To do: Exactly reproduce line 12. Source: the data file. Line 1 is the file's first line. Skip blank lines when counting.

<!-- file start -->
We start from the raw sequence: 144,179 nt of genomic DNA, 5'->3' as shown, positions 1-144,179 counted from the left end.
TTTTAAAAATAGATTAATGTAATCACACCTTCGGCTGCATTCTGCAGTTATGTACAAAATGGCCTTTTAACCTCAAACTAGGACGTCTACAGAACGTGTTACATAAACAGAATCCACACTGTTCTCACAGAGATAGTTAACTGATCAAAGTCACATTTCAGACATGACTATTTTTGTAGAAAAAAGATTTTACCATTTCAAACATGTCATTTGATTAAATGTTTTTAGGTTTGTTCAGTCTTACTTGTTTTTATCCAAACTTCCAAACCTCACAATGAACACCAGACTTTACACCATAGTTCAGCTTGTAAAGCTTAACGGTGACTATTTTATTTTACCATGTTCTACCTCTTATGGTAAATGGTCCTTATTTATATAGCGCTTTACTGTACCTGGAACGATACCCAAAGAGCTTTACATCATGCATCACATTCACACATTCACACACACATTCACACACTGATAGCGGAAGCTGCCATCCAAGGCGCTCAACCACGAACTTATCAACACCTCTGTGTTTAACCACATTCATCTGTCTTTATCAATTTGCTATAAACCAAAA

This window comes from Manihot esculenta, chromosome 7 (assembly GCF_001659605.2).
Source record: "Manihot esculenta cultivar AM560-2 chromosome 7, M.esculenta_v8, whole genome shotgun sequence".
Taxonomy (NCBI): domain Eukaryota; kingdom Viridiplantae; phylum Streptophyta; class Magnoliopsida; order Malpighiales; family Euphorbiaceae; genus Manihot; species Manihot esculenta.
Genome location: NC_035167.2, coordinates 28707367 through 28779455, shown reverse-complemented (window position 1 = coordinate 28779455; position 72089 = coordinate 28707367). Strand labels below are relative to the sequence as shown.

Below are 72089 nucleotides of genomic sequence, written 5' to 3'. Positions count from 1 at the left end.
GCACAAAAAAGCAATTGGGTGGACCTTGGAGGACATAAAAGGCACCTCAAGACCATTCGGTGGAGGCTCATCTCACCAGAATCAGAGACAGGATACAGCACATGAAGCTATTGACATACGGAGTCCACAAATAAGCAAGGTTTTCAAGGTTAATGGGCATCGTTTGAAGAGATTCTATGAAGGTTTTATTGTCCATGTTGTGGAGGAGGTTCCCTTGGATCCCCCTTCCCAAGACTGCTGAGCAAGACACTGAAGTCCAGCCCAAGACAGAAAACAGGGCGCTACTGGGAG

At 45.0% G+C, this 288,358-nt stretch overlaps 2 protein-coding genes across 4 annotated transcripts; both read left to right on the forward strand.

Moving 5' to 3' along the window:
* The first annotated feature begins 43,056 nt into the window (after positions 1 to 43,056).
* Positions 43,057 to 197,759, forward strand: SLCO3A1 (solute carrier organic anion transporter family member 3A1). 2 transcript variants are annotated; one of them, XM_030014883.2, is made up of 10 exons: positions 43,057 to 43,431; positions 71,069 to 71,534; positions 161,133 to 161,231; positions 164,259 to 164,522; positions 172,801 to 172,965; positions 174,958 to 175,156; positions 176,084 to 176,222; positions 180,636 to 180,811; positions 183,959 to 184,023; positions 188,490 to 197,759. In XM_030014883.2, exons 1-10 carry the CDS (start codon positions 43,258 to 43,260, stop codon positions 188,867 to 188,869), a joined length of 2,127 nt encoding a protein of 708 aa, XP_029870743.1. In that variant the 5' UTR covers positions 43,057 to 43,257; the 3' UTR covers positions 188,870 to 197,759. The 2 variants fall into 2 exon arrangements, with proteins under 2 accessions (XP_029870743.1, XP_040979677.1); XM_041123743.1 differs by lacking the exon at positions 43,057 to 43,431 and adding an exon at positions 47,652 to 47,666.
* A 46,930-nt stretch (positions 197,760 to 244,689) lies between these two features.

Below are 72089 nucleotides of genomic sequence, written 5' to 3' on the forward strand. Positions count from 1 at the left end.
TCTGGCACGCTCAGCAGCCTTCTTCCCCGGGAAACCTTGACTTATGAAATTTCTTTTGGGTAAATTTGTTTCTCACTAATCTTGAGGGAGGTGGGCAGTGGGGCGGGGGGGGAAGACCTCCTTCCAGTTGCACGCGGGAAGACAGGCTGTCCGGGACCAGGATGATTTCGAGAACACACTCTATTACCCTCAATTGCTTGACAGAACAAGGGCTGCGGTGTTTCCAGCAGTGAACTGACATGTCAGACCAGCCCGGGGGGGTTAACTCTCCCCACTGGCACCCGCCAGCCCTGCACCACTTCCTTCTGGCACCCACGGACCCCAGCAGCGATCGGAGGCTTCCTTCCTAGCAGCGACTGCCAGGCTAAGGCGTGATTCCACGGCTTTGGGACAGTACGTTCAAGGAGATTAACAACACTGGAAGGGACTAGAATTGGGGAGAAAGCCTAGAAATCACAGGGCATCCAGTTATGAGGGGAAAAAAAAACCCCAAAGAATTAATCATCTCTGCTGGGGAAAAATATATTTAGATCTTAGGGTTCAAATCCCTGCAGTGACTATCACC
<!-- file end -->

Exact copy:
* Positions 43,057 to 197,759, forward strand: SLCO3A1 (solute carrier organic anion transporter family member 3A1). 2 transcript variants are annotated; one of them, XM_030014883.2, is made up of 10 exons: positions 43,057 to 43,431; positions 71,069 to 71,534; positions 161,133 to 161,231; positions 164,259 to 164,522; positions 172,801 to 172,965; positions 174,958 to 175,156; positions 176,084 to 176,222; positions 180,636 to 180,811; positions 183,959 to 184,023; positions 188,490 to 197,759. In XM_030014883.2, exons 1-10 carry the CDS (start codon positions 43,258 to 43,260, stop codon positions 188,867 to 188,869), a joined length of 2,127 nt encoding a protein of 708 aa, XP_029870743.1. In that variant the 5' UTR covers positions 43,057 to 43,257; the 3' UTR covers positions 188,870 to 197,759. The 2 variants fall into 2 exon arrangements, with proteins under 2 accessions (XP_029870743.1, XP_040979677.1); XM_041123743.1 differs by lacking the exon at positions 43,057 to 43,431 and adding an exon at positions 47,652 to 47,666.